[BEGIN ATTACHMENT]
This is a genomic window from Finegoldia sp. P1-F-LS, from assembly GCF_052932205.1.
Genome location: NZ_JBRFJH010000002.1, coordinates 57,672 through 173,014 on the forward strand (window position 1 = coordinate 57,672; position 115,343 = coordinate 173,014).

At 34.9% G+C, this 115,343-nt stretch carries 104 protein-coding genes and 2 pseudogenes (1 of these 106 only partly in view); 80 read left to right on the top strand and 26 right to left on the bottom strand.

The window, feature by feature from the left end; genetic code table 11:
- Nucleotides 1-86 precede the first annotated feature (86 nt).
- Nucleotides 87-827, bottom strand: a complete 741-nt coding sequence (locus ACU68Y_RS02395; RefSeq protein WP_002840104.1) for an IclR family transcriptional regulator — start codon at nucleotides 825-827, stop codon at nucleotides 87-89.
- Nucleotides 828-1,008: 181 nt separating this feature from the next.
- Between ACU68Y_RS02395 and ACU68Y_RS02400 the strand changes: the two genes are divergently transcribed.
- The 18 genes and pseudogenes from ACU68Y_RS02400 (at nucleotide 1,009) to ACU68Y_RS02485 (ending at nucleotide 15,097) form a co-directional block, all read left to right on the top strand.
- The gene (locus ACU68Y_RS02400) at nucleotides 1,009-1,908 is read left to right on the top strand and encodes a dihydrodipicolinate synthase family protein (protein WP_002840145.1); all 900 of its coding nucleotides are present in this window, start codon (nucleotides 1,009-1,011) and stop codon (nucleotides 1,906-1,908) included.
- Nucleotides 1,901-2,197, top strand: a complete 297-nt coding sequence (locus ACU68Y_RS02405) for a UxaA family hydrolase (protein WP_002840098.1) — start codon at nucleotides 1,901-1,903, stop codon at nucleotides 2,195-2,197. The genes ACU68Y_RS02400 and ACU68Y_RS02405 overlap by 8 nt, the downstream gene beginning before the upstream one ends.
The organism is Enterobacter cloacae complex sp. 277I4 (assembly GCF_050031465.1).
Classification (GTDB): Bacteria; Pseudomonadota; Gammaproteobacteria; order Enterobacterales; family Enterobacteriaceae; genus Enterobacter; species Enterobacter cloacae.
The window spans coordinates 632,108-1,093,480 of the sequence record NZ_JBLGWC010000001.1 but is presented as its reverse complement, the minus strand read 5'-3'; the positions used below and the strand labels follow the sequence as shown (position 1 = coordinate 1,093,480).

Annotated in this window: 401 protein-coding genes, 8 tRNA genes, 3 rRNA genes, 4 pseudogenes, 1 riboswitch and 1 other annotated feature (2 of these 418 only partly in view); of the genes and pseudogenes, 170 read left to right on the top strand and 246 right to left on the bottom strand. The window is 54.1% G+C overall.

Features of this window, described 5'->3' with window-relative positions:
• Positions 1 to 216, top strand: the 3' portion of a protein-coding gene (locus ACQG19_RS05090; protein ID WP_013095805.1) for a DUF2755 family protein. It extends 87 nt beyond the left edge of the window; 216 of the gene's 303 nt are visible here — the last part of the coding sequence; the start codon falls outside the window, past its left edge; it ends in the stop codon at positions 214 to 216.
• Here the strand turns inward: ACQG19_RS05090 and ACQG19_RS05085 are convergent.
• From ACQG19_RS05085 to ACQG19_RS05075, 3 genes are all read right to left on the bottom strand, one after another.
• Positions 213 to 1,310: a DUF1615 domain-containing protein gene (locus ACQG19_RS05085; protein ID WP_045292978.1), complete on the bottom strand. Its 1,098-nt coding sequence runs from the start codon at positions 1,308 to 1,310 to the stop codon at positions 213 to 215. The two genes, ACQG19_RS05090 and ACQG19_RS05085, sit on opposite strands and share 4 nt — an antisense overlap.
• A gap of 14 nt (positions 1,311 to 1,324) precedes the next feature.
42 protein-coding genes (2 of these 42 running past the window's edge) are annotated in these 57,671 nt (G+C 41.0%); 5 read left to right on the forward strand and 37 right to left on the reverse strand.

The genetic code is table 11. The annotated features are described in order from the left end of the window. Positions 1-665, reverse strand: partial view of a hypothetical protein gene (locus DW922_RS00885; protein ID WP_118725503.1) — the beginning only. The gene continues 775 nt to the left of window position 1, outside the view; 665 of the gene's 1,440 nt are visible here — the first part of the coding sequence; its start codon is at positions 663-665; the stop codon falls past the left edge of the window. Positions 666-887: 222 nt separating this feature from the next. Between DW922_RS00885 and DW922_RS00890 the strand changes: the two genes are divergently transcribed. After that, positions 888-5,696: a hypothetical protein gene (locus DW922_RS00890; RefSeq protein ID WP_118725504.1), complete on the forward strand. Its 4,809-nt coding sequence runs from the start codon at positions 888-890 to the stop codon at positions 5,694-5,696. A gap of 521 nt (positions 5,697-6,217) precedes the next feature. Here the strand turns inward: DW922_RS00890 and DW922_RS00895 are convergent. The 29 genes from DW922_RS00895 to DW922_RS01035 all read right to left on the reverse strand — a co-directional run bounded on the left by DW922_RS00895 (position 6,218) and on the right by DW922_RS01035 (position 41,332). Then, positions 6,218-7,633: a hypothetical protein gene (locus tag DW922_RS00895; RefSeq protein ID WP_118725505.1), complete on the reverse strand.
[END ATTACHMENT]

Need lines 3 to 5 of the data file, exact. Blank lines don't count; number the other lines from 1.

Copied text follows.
At 34.9% G+C, this 115,343-nt stretch carries 104 protein-coding genes and 2 pseudogenes (1 of these 106 only partly in view); 80 read left to right on the top strand and 26 right to left on the bottom strand.

The window, feature by feature from the left end; genetic code table 11:
- Nucleotides 1-86 precede the first annotated feature (86 nt).